Cloud Computing/Cloud Management

  • I might have mentioned this before, but Ken Pepple’s OpenStack Folsom architecture post is just awesome. It’s well worth reading and reviewing in depth.
  • This OpenStack-on-Debian HOWTO is a bit older (and probably out of date), but it does give a decent overview of the components that are involved and—via the configuration—how they relate to each other. While the details for installing a current version of OpenStack are likely to be different now, you might still find this conceptually helpful.
  • These articles are a bit long in the tooth, but CSS Corp has a useful series of articles on bundling various Linux distributions for use with OpenStack: bundling CentOS, bundling CentOS with VNC, bundling Debian, and bundling OpenSUSE. It would be interesting to me to see how much of this, if any, could be automated with something like Puppet. If any enterprise Puppet experts want to give it a go, I’d be happy to publish a guest blog post for you with full details on how it’s done.
  • Much like there are some great “how to’s” on how to run an SDN lab (see the Networking section earlier), there are also some great write-ups on doing the same for OpenStack. For example, Cody Bunch published this article on running OpenStack Private Cloud on ESXi, and Brent Salisbury (there he is again!) posted an older guide to OpenStack Essex on Ubuntu on VirtualBox as well as a newer guide to OpenStack DevStack on Fusion.

Operating Systems/Applications

Storage

  • I don’t fully understand all the details involved, but this post on changes in block protocol scalability in Xen outlines what sounds like good progress in improving efficiency.
  • This article is a bit older, published at the start of October, but it talks about an interesting project (product?) by Qlogic called “Mt. Rainier.” (Stu Miniman of Wikibon has more information here as well.) Apparently, “Mt. Rainier” will allow customers to combine PCIe-based SSD storage inside servers into a “virtual SAN” (now there’s an original and not over-used term). The really interesting aspect, in my opinion, is the use of “Mt. Rainier” to create shared caches across servers. Is this the beginning of the data center fractal edge?

Virtualization

  • Big news in the QEMU world: In the QEMU 1.3 release, the QEMU-KVM and QEMU projects have been merged. Why is this important? It’s first necessary to understand the relationship between QEMU and KVM. KVM is the set of kernel modules that leverage hardware virtualization functionality inside Intel and AMD CPUs, and it makes possible the virtualization of closed-source operating systems like Windows. QEMU, on the other hand, is needed to emulate everything else that a VM needs: networking, storage, USB, keyboard, mouse, etc. Both KVM and QEMU are needed for a full virtualization solution. Until the 1.3 release, QEMU (without hardware acceleration via KVM) was one branch, and QEMU-KVM (with KVM hardware acceleration) was a separate branch. The QEMU 1.3 release completes an effort to merge both efforts into a single development tree.
  • The merge of QEMU and QEMU-KVM isn’t the only cool thing happening with QEMU; also included in the 1.3 release is GlusterFS integration. This integration dramatically improves GlusterFS performance by allowing QEMU’s block layer to communicate directly with the Gluster backend without going through the userspace FUSE components.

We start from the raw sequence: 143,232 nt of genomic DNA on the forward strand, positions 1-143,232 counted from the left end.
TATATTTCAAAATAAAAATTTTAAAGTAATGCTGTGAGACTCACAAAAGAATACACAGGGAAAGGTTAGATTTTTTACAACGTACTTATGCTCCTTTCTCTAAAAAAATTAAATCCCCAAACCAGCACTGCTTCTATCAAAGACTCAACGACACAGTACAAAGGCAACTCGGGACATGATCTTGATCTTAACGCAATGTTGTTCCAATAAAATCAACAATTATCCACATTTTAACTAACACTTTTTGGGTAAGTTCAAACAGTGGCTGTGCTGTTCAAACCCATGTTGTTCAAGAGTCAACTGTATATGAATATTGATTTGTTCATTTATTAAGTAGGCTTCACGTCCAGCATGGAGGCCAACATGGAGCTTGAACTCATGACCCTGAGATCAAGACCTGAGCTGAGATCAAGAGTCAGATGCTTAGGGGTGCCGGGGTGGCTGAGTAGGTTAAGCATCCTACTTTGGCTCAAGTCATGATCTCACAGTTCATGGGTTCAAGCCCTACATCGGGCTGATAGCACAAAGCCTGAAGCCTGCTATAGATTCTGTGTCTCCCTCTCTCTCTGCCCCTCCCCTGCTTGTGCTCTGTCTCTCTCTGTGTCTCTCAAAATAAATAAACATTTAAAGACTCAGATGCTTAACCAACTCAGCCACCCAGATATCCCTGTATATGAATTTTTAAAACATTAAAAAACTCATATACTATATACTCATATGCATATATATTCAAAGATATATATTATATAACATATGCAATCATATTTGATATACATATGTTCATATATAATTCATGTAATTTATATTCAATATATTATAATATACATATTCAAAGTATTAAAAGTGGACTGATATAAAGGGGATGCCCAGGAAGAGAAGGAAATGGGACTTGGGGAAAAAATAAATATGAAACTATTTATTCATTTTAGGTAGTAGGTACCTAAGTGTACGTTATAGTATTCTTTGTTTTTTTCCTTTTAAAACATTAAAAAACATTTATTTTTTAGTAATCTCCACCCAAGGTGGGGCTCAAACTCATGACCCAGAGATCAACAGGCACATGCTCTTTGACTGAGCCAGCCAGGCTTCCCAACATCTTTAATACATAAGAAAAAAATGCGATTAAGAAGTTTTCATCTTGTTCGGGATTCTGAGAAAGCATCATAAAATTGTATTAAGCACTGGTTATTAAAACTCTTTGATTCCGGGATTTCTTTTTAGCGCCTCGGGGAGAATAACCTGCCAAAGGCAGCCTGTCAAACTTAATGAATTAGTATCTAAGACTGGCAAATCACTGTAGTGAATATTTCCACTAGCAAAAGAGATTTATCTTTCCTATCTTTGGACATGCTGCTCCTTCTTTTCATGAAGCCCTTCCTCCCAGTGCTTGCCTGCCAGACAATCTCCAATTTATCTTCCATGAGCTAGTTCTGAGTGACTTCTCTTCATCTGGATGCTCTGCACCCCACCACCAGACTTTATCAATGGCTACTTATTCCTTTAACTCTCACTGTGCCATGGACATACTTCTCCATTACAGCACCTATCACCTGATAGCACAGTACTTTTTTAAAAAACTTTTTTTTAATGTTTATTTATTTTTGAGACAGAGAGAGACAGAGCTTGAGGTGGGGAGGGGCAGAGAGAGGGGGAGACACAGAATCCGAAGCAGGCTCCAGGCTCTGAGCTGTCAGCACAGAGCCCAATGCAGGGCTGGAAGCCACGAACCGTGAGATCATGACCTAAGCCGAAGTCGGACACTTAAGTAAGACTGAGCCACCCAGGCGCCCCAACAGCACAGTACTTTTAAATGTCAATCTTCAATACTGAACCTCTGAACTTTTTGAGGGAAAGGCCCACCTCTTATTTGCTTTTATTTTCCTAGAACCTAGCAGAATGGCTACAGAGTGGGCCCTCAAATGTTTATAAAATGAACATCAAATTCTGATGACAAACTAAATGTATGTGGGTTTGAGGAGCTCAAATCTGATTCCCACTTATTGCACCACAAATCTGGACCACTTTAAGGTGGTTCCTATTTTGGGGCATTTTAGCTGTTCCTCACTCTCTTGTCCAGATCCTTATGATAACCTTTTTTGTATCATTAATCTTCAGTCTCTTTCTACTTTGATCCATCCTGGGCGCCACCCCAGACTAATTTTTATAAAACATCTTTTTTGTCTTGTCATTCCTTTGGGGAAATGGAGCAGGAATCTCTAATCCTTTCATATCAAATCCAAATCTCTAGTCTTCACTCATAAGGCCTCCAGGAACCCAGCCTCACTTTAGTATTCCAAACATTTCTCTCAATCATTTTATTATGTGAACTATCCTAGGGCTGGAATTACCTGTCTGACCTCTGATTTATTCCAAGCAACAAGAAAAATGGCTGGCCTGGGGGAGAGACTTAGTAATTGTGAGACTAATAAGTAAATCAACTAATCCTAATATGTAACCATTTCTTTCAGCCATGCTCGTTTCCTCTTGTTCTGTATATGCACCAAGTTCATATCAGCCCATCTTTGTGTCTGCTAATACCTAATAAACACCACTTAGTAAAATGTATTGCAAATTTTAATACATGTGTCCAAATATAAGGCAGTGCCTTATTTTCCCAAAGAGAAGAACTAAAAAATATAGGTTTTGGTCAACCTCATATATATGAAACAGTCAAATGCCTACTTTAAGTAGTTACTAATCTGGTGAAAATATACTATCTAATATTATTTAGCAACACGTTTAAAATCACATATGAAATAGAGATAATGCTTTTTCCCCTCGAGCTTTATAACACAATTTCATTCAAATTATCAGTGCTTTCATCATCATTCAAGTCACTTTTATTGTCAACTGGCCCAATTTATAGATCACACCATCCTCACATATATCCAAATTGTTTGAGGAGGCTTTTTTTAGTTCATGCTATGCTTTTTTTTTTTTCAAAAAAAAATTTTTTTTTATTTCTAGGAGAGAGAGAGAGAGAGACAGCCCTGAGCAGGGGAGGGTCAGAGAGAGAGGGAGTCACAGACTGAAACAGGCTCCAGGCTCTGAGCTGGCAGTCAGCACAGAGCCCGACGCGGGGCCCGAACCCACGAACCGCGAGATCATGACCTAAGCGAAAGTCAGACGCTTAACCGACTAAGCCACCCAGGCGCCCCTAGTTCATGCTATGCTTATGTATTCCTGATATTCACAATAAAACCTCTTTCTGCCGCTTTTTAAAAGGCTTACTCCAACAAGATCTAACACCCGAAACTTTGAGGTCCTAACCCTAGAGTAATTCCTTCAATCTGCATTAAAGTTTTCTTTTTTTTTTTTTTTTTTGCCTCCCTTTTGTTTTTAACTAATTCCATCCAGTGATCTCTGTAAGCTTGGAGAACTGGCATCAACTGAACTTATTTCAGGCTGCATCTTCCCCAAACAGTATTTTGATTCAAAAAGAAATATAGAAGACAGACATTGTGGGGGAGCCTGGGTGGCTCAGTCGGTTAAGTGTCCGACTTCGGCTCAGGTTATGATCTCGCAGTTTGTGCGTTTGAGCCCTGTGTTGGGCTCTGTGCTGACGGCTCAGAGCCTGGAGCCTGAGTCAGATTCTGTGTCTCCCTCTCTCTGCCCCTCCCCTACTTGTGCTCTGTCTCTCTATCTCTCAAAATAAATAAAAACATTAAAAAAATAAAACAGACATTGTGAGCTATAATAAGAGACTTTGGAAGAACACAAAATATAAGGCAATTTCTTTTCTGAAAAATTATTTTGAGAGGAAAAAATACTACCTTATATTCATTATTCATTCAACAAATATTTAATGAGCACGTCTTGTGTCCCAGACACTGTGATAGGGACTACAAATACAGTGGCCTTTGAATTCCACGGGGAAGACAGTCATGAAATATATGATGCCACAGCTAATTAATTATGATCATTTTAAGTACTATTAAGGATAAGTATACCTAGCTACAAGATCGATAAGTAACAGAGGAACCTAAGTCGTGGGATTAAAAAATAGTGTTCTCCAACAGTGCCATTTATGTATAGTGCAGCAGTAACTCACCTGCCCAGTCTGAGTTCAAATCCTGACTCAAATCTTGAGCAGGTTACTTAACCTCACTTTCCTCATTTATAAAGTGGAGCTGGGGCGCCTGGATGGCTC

• Erik Scholten of VMGuru.nl has posted a good hypervisor feature comparison document. It includes RHEV 3.1 in the comparison, even though RHEV 3.1 wasn’t released (was still in beta) at the time the comparison was written.
  • Speaking of RHEV: apparently RHEV 3.1 was released yesterday (Wednesday, December 4, 2012), although I haven’t been able to find any sort of official press release or announcement.
  • Debunking an argument I’ve heard quite a bit is this article by Frank Denneman on using SIOC with multiple datastores backed by a single pool of disks.
  • Need to compact a virtual hard disk in Windows 8/Windows Server 2012? Ben Armstrong shows how here.
  • I enjoyed this article by Josh Townsend on using SUSE Studio and HAProxy to create a (free) open source load balancing solution for VMware View.

That’s it for this time around; no need to overwhelm you with too much information! Besides, I have to keep a few items around for Technology Short Take #28…

As always, comments, thoughts, rants, or corrections are welcome below.

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In my post on installing KVM and Open vSwitch on Ubuntu, I mentioned that I was using libvirt as the virtualization API/toolkit by which to manage KVM. Unfortunately, that particular version of libvirt didn’t have built-in support for Open vSwitch; that was added in libvirt 0.9.11 (I think that I was using 0.9.8 in my testing). In any case, I noticed that libvirt had released 0.10.1 on August 31, and it included a couple of OVS fixes regarding VLANs and VLAN support (among a host of other fixes; see here for more details). Considering that OVS is a key focus area for me (it’s foundational to OpenStack Quantum), I thought I’d upgrade my test system to the latest version of libvirt. Because the release was so new, there weren’t yet any precompiled binary packages of the latest version, which meant I had to compile and install it on my own.

My first attempt to do so was using Ubuntu 12.04.1 LTS, and while it appeared successful at first, I soon found that it was horribly broken. While I do really like Ubuntu as a desktop Linux distribution, I’m not entirely convinced (and even less so now) about it’s place as a server distribution. With that in mind, and considering the enormous popularity of Red Hat, I decided to rebuilt my test system with CentOS 6.3 (the “community version” of Red Hat Enterprise Linux 6.3) and try it again there. In order to use libvirt, I naturally had to get KVM installed on CentOS 6.3 first; here is the process I used.